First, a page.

Overall, our data provide key insight into how the Drosophila male X-chromosome forms a specific hyper-active chromatin domain in three-dimensions. CLAMP de-compacts the genomic architecture of the X-chromosome by promoting long-range interactions and preventing formation of short-range interactions. CLAMP not only tethers MSLc to the X-chromosome , but also promotes long-range three-dimensional interactions involving MSLc binding sites. Previously, we demonstrated that CLAMP and MSLc function synergistically to increase transcript levels of X-linked genes [20, 54]. Here, we show that both CLAMP and MSLc regulate the three-dimensional organization of the X-chromosome: CLAMP regulates three-dimensional interactions along the length of the entire X-chromosome while MSLc acts locally at several CES.
Throughout the genome, CLAMP promotes long-range interactions between active chromatin regions, including CES. However, we observe that CLAMP has a stronger function in mediating three-dimensional interactions on the X-chromosome than on autosomes. CLAMP is an ancient zinc-finger protein that is highly conserved across Diptera and is present on chromatin in the earliest stages of development before the more recently evolved MSLc [18, 20, 22, 23]. Transposons containing CLAMP recognition sequences transposed onto the ancient X-chromosome and GA-repeats present at splice-junctions expanded, which together increased the density of CLAMP occupancy at CES [17, 18]. The enhanced role of CLAMP on the X-chromosome compared with autosomes is likely due to the increased density of CLAMP binding sites within CES on the X-chromosome .
Furthermore, CLAMP interacts with several insulator protein complexes [30, 49], which are known to modulate three-dimensional genomic interactions and contain CP190. We observe that the enrichment of insulator proteins is increased at sites where CLAMP functions to regulate three-dimensional interactions, compared to non-interacting control regions. Therefore, it is likely that CLAMP regulates three-dimensional organization by modulating the ability of insulator proteins to drive the formation of three-dimensional interactions. For example, CLAMP is known to alter the occupancy of CP190, a component of several different insulator complexes . It is also possible that insulator proteins alter the ability of CLAMP to regulate three-dimensional interactions.
Overall, we demonstrate that CLAMP, a transcription factor enriched on the male X-chromosome due to synergy with MSLc [20, 21], regulates long-range genomic interactions on the male X-chromosome including those involving CES. Therefore, CLAMP-mediated three-dimensional interactions promote the formation of the three-dimensional active chromatin domain critical for dosage compensation. Further work will be required to define the functional relationships between CLAMP and all of the known insulator proteins.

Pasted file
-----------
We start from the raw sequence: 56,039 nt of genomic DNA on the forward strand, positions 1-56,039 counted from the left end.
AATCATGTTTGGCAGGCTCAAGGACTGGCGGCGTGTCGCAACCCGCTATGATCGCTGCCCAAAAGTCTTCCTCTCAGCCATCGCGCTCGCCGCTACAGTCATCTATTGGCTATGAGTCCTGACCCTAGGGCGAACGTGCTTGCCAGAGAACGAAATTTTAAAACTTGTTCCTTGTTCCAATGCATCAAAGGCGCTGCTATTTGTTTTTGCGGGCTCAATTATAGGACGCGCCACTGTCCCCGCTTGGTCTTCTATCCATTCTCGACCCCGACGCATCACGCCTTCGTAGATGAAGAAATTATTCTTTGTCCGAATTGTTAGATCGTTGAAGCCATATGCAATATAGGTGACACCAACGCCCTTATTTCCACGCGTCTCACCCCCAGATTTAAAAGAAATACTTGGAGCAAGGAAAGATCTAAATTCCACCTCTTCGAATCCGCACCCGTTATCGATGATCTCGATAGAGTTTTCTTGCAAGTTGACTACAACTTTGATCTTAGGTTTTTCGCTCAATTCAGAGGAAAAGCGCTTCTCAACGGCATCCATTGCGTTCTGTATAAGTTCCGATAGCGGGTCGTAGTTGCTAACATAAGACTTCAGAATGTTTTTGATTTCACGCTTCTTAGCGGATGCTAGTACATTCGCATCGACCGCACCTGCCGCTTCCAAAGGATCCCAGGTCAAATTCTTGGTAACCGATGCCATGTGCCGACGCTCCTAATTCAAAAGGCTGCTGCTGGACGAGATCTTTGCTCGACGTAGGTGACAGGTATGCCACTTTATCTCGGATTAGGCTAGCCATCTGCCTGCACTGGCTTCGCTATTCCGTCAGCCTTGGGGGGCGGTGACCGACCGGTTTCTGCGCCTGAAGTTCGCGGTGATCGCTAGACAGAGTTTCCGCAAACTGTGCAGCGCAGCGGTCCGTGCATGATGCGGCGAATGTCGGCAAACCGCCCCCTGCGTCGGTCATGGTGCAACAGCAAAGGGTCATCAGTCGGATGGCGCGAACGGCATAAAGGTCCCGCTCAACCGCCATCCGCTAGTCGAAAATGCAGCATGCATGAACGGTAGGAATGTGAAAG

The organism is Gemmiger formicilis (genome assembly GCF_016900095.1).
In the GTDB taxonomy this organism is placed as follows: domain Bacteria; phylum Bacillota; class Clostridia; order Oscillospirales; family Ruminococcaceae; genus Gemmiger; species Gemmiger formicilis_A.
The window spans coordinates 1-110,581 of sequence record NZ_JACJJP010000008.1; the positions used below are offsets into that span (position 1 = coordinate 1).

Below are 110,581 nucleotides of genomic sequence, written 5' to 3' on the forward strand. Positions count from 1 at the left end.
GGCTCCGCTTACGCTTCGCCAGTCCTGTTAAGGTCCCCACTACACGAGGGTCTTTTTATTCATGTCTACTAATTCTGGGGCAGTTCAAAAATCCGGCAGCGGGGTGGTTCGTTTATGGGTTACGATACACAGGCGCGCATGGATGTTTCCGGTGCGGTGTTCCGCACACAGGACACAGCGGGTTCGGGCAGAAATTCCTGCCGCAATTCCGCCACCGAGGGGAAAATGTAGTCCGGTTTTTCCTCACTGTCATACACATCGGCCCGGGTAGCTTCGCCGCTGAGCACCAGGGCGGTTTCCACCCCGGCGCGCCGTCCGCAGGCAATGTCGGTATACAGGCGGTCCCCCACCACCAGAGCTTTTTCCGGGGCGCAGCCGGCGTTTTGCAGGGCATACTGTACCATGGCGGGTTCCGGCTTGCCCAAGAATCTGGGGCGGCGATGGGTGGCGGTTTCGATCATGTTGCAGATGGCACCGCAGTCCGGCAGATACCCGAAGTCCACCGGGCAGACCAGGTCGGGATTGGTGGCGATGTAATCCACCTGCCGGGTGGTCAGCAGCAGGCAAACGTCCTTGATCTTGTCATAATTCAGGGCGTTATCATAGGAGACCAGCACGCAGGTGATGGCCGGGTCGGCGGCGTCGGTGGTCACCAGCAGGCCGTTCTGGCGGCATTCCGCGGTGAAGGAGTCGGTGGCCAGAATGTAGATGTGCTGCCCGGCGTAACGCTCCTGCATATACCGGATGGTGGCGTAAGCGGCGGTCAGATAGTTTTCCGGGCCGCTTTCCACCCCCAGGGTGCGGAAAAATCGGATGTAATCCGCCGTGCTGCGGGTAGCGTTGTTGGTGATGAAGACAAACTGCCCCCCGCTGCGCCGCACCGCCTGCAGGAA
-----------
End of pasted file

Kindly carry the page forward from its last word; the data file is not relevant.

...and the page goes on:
Cell culture conditions
Drosophila S2 cells were maintained at 25C in Gibco Schneider's Drosophila media (ThermoFisher Scientific) supplemented with 10% heat-inactivated fetal bovine serum (FBS) and 1.4X antibiotic–antimycotic (ThermoFisher Scientific). Cells were passaged every 2–3 days to maintain appropriate density.
Generation of dsRNA for RNAi treatment
Generation of dsRNA targeting gfp (control), clamp, msl2 and trl for RNAi have been previously validated and described [4, 19, 20, 55]. PCR product was used as template to generate dsRNA with an ambion T7 MEGAscript kit (ThermoFisher Scientific); dsRNAs were purified following DNase treatment with a Qiagen RNeasy kit (Qiagen).
RNAi was performed in T75 tissue culture flasks. A total of 7 × 10^6 S2 cells were suspended in 6 mL of Schneider’s Drosophila media (without FBS) and added to a T75 culture flask containing 67.5ug of gfp, clamp, msl2, or trl dsRNA suspended in 3 mL of Invitrogen UltraPure water (ThermoFisher Scientific). Cells were serum starved for 45 min at room temperature, then 10.5 mL of Schneider’s Drosophila media supplemented with 10% FBS was added. Cells were incubated for a total of 6 days as described previously [20, 44]. After 6 days, samples were collected and RNAi knockdown was validated via western blotting or qRT-PCR. The remaining cells were collected by centrifugation and resuspended to 5 × 10^6 cells/ml in fresh non-FBS media. Fresh formaldehyde solution (36.5–38% in H2O; Sigma Aldrich) was then added to obtain a final concentration of approximately 1% formaldehyde. Cell suspensions were then incubated at RT on a rocking platform for 10 min; 2.5 M glycine was then added (final concentration of 0.125 M) to quench the formaldehyde; the cells were incubated as before for an additional 5 min. The cell suspension was then immediately placed on ice for 15 min. The cell suspension was then aliquoted into individual tubes (5 million cells per tube). The cell suspensions were centrifuged at 4C for 5 min at 3000 RPM, supernatant was removed and then flash frozen in liquid nitrogen and stored at -80C for future processing.
For Hi-C experiments knockdown of CLAMP was validated using the Western Breeze kit (Invitrogen). Antibodies used for detection were a previously described custom rabbit anti-CLAMP (1:1000, Abcam) . Mouse anti-actin (1:400,000, Sigma Aldrich) was used as a loading control.
Quantitative real-time PCR